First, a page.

Groundbreaking WHO conference in Moscow
How APOPO backs the WHO commitment to end TB by 2030
We were very encouraged by the news last week that at the World Health Organization (WHO) conference in Moscow, 75 global Health Ministers announced a groundbreaking agreement to take urgent action to end tuberculosis by 2030. APOPO wholeheartedly supports this initiative to rid the world of this devastating disease.
This was the first WHO Ministerial Conference in the Sustainable Development Era in Moscow in which delegates from 114 countries came together with the aim of accelerating progress towards ending the TB epidemic by 2030.
The ‘Moscow Declaration to End TB’ comes hard on the heels of the release of the WHO Global TB Report, which underlined the higher than expected burden of death and disease due to tuberculosis, something very concerning to us at APOPO. In 2016, there were an estimated 10.4 million new cases worldwide, and over 1.7 million deaths, including 0.4 million among people with HIV. Tuberculosis is among the top ten causes of death worldwide killing five thousand people every day and this must be brought under control.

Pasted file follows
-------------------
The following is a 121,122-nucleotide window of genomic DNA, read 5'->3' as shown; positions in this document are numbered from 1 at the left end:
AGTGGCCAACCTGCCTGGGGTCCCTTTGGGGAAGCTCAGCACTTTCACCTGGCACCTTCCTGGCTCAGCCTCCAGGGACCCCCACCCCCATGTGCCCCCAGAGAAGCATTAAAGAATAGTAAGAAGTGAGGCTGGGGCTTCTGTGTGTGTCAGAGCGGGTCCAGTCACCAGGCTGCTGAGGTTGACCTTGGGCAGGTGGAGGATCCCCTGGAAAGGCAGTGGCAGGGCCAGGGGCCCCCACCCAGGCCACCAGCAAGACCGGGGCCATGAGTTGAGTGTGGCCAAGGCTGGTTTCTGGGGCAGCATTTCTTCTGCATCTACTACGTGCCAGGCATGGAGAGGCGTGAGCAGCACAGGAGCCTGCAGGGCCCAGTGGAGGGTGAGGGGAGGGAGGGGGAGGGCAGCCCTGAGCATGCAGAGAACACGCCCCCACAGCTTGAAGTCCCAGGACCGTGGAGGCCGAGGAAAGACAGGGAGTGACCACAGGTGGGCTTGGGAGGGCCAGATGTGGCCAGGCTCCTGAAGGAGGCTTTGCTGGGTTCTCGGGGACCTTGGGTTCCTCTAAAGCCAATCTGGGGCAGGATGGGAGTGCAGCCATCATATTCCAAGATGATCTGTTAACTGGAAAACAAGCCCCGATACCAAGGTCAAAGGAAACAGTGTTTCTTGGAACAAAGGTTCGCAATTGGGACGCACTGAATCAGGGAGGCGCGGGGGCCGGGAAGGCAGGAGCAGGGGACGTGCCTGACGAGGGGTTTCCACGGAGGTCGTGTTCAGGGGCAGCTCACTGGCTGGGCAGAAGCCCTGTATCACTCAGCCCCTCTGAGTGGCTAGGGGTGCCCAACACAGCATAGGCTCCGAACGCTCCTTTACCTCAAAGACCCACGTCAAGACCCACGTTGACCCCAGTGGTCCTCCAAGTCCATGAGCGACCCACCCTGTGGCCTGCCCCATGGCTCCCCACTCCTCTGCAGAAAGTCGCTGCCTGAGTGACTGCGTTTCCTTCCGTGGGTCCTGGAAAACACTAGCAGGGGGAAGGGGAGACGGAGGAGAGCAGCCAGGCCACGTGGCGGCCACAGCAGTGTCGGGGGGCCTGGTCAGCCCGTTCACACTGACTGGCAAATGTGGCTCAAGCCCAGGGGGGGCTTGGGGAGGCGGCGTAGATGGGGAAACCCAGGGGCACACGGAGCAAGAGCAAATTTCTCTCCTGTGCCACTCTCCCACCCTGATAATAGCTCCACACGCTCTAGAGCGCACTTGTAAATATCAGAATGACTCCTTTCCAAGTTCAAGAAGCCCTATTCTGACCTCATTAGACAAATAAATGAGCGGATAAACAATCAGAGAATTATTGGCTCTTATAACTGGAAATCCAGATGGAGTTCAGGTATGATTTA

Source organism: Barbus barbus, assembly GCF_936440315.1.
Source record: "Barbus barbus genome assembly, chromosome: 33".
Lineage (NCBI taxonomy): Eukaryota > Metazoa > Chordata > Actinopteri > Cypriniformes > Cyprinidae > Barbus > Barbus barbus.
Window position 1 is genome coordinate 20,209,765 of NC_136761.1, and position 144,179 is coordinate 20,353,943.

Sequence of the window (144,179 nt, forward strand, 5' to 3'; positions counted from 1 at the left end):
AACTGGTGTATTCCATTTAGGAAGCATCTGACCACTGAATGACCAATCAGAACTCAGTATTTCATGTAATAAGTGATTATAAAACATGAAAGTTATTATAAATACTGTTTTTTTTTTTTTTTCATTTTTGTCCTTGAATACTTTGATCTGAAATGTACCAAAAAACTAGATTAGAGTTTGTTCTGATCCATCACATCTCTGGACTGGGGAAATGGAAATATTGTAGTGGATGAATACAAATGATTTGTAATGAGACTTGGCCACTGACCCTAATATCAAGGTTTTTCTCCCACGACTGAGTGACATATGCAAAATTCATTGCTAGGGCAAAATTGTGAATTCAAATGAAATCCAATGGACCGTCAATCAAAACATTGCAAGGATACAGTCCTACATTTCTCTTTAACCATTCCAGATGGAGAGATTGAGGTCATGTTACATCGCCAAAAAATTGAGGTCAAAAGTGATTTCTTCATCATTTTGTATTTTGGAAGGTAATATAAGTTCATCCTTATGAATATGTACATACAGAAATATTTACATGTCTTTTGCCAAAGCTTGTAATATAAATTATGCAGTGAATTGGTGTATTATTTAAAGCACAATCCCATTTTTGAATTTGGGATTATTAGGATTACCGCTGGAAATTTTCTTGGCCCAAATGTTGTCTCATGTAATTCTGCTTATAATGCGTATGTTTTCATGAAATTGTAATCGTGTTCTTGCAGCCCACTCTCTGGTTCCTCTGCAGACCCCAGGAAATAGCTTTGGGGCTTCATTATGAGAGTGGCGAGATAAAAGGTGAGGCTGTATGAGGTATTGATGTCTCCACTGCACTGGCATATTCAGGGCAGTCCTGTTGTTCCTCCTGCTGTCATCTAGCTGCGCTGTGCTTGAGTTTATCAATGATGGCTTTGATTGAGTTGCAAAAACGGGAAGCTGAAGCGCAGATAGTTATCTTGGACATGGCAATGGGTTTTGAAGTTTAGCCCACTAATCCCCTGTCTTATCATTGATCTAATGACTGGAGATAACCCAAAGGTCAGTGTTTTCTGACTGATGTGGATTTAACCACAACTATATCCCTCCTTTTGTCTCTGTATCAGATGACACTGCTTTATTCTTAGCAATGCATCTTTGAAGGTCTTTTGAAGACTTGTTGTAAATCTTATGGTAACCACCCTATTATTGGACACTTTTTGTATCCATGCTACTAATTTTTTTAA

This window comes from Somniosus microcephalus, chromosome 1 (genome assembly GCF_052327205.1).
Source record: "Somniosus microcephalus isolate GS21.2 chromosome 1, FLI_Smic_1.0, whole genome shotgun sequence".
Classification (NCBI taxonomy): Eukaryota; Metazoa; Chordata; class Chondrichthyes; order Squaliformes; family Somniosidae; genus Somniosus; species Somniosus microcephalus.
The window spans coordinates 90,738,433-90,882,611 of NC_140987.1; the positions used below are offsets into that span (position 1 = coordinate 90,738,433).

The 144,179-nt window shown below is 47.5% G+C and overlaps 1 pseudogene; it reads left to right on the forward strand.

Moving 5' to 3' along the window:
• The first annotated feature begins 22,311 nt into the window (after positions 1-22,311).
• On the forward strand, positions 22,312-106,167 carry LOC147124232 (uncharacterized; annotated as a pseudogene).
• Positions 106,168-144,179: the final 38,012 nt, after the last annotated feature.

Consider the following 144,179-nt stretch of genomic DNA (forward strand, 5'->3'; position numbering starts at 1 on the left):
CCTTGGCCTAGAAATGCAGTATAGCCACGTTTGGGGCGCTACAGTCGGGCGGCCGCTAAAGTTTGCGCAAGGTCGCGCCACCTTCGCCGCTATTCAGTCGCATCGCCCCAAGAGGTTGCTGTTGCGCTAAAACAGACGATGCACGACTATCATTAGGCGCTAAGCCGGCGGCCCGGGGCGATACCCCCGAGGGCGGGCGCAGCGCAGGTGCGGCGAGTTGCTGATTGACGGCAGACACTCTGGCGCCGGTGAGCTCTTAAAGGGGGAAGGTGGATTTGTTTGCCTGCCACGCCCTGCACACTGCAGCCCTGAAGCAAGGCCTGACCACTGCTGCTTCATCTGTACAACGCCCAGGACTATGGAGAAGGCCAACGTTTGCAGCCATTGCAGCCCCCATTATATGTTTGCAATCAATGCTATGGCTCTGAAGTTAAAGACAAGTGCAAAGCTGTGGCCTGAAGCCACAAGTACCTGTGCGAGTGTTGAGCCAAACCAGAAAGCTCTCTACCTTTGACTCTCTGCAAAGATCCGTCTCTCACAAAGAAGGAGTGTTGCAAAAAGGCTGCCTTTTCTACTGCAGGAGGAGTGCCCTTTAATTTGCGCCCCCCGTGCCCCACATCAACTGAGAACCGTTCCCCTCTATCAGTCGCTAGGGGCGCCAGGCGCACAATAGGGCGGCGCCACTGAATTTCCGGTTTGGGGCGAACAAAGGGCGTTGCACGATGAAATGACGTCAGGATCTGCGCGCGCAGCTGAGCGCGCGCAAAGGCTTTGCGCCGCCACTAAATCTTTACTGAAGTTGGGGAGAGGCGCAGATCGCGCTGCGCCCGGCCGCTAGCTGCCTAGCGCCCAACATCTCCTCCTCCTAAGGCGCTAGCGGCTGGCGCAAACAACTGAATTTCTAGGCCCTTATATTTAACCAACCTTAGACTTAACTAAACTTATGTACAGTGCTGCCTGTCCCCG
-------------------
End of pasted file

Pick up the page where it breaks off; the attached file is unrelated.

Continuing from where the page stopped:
More than 1,000 participants took part in the two-day conference from 16-17 November 2017, which was attended by ministers and country delegations, as well as representatives of civil society and international organizations, scientists and donors.
The end result was a collective commitment to strengthen action on four fronts:
- The first pledge was to rapidly move to achieve universal health coverage by strengthening health systems and improving access to people-centred TB prevention and care so no one is left behind.